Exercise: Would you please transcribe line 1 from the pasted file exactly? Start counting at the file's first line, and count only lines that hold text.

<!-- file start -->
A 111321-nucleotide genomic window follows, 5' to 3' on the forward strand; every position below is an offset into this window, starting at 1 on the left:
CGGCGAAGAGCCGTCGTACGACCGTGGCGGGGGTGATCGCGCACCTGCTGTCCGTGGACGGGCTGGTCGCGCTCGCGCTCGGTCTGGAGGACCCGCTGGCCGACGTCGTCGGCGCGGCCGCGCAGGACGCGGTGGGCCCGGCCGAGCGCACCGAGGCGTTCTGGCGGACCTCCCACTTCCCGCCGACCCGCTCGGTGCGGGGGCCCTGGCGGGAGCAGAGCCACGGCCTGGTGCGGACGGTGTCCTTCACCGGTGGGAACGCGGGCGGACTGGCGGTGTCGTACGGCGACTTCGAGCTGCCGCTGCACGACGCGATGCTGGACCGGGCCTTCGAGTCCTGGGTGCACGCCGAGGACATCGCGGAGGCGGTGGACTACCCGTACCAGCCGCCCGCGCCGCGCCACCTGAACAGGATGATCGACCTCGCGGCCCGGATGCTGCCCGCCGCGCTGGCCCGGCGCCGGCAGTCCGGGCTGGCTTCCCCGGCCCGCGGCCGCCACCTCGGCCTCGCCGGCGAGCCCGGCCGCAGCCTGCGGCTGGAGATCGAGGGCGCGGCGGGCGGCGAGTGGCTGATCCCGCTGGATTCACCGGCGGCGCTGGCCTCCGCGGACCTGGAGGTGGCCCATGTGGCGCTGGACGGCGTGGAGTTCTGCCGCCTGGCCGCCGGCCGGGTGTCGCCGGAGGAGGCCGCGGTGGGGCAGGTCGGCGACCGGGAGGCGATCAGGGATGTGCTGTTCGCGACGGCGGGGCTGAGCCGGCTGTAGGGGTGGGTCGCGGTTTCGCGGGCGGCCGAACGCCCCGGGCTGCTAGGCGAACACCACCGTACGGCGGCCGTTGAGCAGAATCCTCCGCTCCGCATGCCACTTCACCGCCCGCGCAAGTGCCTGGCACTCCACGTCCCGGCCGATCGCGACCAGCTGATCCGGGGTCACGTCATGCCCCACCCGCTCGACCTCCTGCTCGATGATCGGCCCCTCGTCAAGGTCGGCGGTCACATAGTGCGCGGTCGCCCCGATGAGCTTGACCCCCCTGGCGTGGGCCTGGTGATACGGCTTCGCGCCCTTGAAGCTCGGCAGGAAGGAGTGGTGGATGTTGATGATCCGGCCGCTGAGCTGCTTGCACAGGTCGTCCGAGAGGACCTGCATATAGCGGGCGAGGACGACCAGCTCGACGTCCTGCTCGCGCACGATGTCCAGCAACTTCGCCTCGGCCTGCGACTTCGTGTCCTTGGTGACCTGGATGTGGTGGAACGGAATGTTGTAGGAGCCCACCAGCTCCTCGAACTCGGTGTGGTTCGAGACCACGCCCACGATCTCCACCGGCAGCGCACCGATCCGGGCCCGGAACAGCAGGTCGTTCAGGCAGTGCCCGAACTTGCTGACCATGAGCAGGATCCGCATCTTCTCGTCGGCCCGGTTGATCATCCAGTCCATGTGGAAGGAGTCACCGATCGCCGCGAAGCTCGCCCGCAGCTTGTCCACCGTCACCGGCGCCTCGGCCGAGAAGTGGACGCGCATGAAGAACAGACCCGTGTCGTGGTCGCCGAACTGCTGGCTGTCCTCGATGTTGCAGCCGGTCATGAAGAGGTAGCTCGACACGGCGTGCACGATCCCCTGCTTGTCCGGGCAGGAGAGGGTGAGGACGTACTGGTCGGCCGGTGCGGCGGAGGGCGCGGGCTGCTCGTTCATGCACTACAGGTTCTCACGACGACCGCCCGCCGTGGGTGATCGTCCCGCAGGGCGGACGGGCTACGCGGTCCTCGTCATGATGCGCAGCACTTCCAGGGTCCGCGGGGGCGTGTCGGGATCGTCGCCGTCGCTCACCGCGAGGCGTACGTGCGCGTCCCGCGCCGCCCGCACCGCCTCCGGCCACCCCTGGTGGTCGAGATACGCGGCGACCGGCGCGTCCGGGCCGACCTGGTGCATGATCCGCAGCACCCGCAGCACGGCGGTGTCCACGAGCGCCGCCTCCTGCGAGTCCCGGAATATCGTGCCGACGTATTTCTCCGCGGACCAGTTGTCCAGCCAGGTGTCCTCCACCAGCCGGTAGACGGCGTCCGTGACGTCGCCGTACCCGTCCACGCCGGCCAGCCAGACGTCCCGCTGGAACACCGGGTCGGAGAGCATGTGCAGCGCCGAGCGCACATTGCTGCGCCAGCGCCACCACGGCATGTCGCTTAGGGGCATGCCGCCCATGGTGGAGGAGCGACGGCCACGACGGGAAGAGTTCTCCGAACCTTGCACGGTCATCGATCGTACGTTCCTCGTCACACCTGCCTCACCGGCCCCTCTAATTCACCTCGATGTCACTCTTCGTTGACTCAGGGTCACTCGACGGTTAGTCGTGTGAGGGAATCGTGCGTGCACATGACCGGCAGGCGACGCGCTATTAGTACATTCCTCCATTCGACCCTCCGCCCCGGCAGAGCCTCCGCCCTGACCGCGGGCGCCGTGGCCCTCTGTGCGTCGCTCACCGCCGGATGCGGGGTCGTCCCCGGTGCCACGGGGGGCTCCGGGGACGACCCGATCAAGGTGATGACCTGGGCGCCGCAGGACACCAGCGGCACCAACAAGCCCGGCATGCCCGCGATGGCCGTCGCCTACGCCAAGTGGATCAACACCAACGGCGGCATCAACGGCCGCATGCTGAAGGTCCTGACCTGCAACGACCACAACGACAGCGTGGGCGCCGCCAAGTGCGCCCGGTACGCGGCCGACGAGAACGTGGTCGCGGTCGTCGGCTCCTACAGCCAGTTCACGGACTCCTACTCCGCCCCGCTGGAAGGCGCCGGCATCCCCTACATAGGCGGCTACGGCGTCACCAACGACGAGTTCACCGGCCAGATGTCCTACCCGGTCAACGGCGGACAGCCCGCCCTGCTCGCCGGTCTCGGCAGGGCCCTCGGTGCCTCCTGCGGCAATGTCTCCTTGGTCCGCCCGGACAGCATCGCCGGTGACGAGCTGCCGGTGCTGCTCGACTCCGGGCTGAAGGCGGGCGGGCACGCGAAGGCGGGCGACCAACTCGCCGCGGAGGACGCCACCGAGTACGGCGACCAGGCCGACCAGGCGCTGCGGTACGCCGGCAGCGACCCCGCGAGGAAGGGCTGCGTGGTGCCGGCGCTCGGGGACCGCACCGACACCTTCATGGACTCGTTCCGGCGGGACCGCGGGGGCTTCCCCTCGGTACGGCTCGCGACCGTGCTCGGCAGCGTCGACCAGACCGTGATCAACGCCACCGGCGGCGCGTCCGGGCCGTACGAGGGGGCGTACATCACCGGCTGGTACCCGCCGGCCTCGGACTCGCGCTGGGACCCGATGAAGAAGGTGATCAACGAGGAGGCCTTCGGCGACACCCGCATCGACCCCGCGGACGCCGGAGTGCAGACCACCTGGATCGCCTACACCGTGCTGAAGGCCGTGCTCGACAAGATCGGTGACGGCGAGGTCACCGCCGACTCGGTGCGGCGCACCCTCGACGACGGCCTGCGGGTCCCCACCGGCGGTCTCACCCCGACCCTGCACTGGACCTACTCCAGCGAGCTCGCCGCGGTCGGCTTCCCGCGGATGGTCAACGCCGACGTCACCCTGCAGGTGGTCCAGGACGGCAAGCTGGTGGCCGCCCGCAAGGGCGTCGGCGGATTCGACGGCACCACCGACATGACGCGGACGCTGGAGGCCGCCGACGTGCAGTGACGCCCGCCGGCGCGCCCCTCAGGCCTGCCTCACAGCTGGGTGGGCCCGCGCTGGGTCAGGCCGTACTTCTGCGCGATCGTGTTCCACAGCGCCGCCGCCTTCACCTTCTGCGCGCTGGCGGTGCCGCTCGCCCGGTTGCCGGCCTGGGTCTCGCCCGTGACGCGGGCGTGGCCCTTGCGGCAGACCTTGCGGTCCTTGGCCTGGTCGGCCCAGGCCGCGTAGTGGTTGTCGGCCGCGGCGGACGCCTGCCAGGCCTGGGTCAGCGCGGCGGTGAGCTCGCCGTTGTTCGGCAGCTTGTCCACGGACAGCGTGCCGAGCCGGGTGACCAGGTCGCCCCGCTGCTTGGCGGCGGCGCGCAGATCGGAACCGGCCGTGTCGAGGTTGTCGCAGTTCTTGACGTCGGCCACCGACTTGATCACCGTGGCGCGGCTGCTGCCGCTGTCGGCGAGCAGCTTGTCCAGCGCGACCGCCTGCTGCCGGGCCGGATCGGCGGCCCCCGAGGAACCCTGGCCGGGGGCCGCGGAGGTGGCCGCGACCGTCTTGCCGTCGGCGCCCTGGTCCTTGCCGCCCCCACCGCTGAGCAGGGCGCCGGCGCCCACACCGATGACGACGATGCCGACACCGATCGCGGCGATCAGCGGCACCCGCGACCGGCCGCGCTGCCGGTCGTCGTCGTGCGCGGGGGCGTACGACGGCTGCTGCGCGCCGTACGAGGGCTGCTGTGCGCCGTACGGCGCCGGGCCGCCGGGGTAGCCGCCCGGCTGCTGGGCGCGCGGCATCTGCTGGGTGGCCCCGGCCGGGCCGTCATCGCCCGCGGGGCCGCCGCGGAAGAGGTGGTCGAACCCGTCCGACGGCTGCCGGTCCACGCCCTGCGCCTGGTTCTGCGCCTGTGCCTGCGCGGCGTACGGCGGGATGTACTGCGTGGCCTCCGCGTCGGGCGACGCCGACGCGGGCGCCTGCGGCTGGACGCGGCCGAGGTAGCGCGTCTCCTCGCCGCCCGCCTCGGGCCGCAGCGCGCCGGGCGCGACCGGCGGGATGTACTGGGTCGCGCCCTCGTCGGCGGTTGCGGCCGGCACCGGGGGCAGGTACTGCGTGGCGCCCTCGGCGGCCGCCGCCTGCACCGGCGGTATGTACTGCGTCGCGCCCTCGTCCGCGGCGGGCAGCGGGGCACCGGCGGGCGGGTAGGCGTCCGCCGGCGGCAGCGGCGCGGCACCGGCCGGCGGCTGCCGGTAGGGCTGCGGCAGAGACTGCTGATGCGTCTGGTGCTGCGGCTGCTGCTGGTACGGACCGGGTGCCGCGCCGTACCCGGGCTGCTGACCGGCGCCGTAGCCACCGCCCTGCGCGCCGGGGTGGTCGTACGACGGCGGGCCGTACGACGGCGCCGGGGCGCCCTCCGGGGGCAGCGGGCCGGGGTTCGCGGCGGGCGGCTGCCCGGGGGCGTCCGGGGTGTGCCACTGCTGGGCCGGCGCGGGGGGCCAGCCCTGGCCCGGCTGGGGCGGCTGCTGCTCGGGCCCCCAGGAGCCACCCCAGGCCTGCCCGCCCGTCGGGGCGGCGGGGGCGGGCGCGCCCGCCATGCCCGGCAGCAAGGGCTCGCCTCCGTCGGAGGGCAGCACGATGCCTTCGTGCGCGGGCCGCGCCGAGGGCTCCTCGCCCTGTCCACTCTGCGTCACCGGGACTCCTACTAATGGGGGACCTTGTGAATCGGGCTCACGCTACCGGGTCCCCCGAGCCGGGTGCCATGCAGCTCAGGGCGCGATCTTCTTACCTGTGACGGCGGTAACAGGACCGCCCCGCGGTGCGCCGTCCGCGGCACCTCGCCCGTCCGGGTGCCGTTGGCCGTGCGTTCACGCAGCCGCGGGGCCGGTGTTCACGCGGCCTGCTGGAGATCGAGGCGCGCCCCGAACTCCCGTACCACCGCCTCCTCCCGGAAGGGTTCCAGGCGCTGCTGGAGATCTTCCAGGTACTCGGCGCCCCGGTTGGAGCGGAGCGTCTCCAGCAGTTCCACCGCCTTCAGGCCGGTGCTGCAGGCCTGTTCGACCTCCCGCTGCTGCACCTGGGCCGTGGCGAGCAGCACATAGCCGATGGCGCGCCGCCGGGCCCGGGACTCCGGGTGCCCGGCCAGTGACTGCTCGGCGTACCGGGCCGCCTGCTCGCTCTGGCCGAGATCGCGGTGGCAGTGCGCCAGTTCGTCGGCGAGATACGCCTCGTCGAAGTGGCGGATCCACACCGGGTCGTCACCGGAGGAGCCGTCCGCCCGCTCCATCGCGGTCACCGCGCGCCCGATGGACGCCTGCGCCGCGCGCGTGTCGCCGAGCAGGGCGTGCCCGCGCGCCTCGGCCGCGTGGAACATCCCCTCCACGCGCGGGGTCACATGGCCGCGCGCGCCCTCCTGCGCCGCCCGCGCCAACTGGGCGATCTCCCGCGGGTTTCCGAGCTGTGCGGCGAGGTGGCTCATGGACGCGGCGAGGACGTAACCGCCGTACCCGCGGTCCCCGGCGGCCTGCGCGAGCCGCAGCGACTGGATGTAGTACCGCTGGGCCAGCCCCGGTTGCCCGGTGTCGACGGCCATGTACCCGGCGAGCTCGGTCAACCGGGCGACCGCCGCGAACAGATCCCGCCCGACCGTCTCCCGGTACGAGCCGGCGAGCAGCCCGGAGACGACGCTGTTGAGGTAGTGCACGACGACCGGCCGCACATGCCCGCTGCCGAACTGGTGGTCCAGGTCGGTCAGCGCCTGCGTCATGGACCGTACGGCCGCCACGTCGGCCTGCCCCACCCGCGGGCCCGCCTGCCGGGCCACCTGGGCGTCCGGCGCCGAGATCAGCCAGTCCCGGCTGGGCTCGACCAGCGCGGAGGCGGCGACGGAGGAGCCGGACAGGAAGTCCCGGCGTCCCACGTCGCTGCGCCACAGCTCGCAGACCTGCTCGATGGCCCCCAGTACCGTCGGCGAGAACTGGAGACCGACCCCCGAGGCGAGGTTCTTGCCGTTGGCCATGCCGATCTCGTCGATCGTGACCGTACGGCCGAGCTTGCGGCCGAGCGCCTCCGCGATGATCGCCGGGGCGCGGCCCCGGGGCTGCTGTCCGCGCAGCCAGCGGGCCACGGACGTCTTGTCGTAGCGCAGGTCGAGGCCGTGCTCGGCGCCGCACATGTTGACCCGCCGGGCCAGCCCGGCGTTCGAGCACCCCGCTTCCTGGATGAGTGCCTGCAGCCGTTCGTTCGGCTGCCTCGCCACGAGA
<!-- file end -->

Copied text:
A 111321-nucleotide genomic window follows, 5' to 3' on the forward strand; every position below is an offset into this window, starting at 1 on the left: